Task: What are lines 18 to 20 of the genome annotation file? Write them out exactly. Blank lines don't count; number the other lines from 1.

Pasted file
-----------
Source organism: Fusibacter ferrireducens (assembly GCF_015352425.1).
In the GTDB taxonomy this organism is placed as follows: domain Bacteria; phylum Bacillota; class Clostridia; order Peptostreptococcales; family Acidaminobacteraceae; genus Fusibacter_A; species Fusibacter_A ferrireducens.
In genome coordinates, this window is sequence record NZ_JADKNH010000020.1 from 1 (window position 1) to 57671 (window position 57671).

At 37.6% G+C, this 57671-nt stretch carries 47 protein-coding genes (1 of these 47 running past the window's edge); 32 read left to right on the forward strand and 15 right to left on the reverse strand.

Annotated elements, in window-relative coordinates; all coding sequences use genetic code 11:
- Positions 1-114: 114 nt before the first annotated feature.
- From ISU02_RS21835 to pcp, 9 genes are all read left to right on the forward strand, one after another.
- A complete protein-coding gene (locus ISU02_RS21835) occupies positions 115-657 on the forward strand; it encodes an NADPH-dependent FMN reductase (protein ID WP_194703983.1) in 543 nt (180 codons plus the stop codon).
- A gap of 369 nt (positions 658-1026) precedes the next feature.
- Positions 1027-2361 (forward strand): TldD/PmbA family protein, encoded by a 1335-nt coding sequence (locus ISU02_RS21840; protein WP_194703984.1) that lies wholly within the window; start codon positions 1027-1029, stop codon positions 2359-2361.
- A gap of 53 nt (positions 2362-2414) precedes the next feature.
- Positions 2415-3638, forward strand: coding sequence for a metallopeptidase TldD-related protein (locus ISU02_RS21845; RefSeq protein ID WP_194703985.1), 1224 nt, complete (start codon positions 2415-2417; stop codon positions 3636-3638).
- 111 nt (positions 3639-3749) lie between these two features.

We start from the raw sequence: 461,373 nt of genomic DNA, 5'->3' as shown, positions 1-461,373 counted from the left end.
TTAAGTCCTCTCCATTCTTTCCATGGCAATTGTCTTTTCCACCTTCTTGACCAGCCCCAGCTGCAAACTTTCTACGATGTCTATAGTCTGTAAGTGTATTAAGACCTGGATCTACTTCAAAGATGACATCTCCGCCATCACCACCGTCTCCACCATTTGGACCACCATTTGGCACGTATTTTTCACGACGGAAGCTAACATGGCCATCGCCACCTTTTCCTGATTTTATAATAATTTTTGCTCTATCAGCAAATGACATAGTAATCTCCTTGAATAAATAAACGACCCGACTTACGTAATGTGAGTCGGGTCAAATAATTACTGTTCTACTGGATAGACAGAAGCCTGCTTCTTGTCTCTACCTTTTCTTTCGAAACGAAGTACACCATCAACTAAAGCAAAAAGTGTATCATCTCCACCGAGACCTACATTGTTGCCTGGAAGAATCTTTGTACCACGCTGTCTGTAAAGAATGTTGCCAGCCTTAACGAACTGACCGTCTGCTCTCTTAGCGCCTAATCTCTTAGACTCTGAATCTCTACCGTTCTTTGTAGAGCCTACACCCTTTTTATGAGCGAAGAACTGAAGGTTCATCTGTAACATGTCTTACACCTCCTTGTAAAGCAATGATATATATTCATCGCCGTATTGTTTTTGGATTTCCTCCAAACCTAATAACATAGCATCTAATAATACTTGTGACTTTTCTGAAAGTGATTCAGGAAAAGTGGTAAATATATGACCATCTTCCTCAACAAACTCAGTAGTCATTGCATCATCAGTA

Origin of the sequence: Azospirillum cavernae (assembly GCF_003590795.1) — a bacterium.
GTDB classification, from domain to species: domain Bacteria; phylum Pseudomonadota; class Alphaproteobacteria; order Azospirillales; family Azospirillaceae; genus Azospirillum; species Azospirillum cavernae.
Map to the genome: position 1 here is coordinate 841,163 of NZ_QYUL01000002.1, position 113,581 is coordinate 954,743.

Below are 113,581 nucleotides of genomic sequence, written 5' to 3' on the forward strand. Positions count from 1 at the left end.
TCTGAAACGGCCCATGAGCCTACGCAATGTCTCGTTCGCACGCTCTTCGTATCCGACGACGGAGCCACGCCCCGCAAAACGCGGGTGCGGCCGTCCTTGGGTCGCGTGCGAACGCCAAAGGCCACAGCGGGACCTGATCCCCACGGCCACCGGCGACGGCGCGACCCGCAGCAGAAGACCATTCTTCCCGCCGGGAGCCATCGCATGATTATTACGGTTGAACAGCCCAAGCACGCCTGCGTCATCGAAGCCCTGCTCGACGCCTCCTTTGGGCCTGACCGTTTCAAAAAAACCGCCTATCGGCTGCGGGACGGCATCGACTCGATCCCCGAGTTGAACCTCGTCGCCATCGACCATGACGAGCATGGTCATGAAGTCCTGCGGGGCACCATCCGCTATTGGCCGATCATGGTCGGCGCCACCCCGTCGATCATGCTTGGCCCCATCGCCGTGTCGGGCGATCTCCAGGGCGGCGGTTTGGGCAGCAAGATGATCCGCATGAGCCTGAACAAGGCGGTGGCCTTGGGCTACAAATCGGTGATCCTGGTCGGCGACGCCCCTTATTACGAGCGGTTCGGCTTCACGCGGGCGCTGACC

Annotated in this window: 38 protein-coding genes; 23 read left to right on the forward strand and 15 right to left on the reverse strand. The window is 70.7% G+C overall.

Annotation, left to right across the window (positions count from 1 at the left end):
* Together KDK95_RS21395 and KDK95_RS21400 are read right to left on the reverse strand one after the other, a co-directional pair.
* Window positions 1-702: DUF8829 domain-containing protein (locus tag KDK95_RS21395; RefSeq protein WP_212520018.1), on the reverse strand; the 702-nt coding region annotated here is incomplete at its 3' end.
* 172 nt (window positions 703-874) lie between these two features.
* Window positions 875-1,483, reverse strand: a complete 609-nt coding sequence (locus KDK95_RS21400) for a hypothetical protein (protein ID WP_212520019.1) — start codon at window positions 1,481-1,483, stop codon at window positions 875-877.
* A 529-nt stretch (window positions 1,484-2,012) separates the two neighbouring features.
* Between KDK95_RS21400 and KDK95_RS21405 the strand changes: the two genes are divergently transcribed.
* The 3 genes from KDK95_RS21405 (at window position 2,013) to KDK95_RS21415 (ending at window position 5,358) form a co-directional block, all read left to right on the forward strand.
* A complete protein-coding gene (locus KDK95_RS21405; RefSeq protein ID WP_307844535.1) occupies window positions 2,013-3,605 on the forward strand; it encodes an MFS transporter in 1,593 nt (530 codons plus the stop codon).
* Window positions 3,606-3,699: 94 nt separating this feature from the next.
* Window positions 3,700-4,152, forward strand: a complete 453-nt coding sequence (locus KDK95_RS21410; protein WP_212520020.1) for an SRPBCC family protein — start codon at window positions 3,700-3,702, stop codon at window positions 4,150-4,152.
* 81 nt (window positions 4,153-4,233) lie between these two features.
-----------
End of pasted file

Map to the genome: position 1 here is coordinate 841,163 of NZ_QYUL01000002.1, position 113,581 is coordinate 954,743.

Below are 113,581 nucleotides of genomic sequence, written 5' to 3' on the forward strand. Positions count from 1 at the left end.
TCTGAAACGGCCCATGAGCCTACGCAATGTCTCGTTCGCACGCTCTTCGTATCCGACGACGGAGCCACGCCCCGCAAAACGCGGGTGCGGCCGTCCTTGGGTCGCGTGCGAACGCCAAAGGCCACAGCGGGACCTGATCCCCACGGCCACCGGCGACGGCGCGACCCGCAGCAGAAGACCATTCTTCCCGCCGGGAGCCATCGCATGATTATTACGGTTGAACAGCCCAAGCACGCCTGCGTCATCGAAGCCCTGCTCGACGCCTCCTTTGGGCCTGACCGTTTCAAAAAAACCGCCTATCGGCTGCGGGACGGCATCGACTCGATCCCCGAGTTGAACCTCGTCGCCATCGACCATGACGAGCATGGTCATGAAGTCCTGCGGGGCACCATCCGCTATTGGCCGATCATGGTCGGCGCCACCCCGTCGATCATGCTTGGCCCCATCGCCGTGTCGGGCGATCTCCAGGGCGGCGGTTTGGGCAGCAAGATGATCCGCATGAGCCTGAACAAGGCGGTGGCCTTGGGCTACAAATCGGTGATCCTGGTCGGCGACGCCCCTTATTACGAGCGGTTCGGCTTCACGCGGGCGCTGACC